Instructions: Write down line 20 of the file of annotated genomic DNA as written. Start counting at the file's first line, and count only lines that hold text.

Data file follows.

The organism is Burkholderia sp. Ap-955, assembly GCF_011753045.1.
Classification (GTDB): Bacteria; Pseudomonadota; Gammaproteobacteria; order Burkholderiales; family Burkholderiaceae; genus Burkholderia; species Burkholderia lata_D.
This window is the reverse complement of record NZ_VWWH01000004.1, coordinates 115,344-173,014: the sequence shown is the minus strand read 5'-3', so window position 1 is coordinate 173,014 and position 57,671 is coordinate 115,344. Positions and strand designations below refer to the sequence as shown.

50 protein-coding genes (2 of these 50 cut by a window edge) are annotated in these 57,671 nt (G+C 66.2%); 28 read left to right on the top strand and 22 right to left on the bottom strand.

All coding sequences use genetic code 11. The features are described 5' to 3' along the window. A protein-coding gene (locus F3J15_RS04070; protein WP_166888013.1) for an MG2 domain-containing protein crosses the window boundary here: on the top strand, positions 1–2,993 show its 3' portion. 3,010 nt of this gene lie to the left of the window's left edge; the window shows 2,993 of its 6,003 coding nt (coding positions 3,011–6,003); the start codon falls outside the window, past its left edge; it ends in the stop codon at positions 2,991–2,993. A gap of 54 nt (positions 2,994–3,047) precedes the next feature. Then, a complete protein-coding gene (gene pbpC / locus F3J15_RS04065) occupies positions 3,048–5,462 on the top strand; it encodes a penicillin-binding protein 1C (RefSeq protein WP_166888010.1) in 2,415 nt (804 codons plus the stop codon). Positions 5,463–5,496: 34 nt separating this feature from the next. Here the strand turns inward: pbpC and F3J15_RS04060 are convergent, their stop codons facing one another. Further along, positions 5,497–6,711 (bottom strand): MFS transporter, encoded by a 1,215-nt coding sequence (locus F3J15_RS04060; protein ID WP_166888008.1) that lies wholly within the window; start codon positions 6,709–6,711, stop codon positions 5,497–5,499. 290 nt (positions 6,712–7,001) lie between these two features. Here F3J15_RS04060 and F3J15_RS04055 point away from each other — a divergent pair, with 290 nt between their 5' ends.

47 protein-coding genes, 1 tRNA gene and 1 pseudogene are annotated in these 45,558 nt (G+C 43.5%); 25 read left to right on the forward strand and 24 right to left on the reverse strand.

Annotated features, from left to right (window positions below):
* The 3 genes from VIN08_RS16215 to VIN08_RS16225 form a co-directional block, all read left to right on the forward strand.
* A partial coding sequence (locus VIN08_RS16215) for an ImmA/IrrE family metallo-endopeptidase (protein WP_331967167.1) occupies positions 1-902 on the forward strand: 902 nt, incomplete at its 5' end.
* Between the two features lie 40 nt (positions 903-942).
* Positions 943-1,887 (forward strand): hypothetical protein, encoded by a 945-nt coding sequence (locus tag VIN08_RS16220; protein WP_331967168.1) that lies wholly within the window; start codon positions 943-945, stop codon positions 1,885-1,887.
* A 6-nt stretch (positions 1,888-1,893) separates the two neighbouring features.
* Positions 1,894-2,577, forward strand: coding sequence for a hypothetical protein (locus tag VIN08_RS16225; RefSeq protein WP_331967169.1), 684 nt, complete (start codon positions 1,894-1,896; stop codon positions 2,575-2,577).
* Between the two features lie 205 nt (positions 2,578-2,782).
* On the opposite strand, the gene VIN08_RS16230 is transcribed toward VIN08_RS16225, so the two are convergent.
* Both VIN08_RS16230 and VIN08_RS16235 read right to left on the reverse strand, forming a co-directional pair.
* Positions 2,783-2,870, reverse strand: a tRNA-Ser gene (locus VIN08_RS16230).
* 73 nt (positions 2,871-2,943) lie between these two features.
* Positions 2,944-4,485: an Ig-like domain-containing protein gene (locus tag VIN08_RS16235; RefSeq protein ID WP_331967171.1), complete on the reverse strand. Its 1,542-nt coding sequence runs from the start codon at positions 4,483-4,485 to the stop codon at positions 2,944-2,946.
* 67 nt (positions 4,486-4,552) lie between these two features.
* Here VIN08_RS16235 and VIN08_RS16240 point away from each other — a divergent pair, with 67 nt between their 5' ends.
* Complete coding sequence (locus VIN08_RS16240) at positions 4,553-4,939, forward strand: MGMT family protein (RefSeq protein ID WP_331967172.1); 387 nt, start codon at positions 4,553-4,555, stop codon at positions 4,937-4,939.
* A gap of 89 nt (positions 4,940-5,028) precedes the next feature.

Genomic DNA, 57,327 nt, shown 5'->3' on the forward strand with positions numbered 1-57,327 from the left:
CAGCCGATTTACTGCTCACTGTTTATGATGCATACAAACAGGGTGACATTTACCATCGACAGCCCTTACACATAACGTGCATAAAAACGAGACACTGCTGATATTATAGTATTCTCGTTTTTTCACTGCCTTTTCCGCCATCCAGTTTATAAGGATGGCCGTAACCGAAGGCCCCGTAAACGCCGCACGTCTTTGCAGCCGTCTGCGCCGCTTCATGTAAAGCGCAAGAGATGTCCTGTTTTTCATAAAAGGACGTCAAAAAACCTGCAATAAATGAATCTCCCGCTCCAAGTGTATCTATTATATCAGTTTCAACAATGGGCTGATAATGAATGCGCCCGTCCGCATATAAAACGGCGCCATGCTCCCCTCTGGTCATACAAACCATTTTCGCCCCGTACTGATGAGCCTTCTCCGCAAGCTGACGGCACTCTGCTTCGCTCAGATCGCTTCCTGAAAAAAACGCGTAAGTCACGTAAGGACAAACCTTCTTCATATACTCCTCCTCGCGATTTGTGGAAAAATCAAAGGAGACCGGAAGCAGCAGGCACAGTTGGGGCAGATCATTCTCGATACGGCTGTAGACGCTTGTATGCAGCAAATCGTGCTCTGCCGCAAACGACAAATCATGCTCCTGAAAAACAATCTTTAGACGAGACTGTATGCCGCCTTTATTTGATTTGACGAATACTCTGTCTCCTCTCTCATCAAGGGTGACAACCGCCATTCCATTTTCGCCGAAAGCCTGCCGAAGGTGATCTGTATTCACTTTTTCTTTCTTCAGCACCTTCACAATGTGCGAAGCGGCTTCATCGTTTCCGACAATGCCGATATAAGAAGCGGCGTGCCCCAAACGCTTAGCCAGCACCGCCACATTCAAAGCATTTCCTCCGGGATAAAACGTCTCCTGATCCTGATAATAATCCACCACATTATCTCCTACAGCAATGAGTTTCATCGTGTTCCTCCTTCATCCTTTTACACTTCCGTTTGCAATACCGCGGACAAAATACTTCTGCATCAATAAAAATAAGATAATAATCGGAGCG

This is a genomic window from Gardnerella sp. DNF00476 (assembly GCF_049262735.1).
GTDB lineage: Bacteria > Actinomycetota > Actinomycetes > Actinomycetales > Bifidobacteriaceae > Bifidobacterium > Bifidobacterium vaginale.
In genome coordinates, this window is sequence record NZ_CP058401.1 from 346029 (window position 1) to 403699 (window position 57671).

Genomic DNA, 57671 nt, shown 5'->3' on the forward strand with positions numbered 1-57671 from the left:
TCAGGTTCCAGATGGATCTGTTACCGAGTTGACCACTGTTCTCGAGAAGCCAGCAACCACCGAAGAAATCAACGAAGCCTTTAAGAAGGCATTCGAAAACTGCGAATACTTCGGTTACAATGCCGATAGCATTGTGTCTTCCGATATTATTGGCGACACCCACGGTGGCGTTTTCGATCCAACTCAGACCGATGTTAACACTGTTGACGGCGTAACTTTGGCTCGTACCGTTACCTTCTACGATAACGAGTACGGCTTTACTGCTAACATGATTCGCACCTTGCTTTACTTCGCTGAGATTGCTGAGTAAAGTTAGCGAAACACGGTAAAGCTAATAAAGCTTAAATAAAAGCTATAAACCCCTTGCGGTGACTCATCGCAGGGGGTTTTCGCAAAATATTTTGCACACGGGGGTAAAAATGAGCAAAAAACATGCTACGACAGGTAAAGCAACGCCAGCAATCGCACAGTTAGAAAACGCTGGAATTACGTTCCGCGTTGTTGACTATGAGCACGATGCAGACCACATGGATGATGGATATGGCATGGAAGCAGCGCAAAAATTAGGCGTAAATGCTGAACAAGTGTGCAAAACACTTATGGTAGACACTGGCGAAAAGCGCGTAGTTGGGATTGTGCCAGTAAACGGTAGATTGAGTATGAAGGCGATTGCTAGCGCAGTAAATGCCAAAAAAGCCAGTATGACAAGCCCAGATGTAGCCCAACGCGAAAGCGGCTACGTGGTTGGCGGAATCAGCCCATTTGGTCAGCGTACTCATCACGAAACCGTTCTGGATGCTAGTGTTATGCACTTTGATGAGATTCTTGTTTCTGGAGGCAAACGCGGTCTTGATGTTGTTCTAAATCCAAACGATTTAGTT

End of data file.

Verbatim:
* 67 nt (positions 4,486-4,552) lie between these two features.